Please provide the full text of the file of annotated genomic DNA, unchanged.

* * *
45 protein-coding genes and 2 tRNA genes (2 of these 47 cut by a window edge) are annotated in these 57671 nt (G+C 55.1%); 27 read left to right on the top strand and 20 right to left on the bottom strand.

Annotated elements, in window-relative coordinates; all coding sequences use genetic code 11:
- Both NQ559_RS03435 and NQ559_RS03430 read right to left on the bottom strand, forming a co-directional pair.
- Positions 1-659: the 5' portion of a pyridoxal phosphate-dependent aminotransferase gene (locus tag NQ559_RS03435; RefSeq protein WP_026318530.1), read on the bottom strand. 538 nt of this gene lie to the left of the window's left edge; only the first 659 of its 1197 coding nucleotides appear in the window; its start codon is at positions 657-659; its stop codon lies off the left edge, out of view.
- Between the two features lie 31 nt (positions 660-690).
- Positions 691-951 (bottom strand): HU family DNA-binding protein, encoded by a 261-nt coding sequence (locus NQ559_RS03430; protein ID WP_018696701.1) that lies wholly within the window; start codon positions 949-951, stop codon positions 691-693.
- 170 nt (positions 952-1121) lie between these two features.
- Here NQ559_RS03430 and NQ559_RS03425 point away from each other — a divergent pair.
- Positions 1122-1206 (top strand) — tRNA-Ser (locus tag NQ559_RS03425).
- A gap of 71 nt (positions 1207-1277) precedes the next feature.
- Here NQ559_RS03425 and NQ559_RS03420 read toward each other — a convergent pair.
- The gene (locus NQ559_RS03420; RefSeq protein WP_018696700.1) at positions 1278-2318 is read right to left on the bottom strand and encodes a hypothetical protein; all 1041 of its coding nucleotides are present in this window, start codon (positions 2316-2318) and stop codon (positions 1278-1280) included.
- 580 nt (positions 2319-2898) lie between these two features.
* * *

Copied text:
45 protein-coding genes and 2 tRNA genes (2 of these 47 cut by a window edge) are annotated in these 57671 nt (G+C 55.1%); 27 read left to right on the top strand and 20 right to left on the bottom strand.

Annotated elements, in window-relative coordinates; all coding sequences use genetic code 11:
- Both NQ559_RS03435 and NQ559_RS03430 read right to left on the bottom strand, forming a co-directional pair.
- Positions 1-659: the 5' portion of a pyridoxal phosphate-dependent aminotransferase gene (locus tag NQ559_RS03435; RefSeq protein WP_026318530.1), read on the bottom strand. 538 nt of this gene lie to the left of the window's left edge; only the first 659 of its 1197 coding nucleotides appear in the window; its start codon is at positions 657-659; its stop codon lies off the left edge, out of view.
- Between the two features lie 31 nt (positions 660-690).
- Positions 691-951 (bottom strand): HU family DNA-binding protein, encoded by a 261-nt coding sequence (locus NQ559_RS03430; protein ID WP_018696701.1) that lies wholly within the window; start codon positions 949-951, stop codon positions 691-693.
- 170 nt (positions 952-1121) lie between these two features.
- Here NQ559_RS03430 and NQ559_RS03425 point away from each other — a divergent pair.
- Positions 1122-1206 (top strand) — tRNA-Ser (locus tag NQ559_RS03425).
- A gap of 71 nt (positions 1207-1277) precedes the next feature.
- Here NQ559_RS03425 and NQ559_RS03420 read toward each other — a convergent pair.
- The gene (locus NQ559_RS03420; RefSeq protein WP_018696700.1) at positions 1278-2318 is read right to left on the bottom strand and encodes a hypothetical protein; all 1041 of its coding nucleotides are present in this window, start codon (positions 2316-2318) and stop codon (positions 1278-1280) included.
- 580 nt (positions 2319-2898) lie between these two features.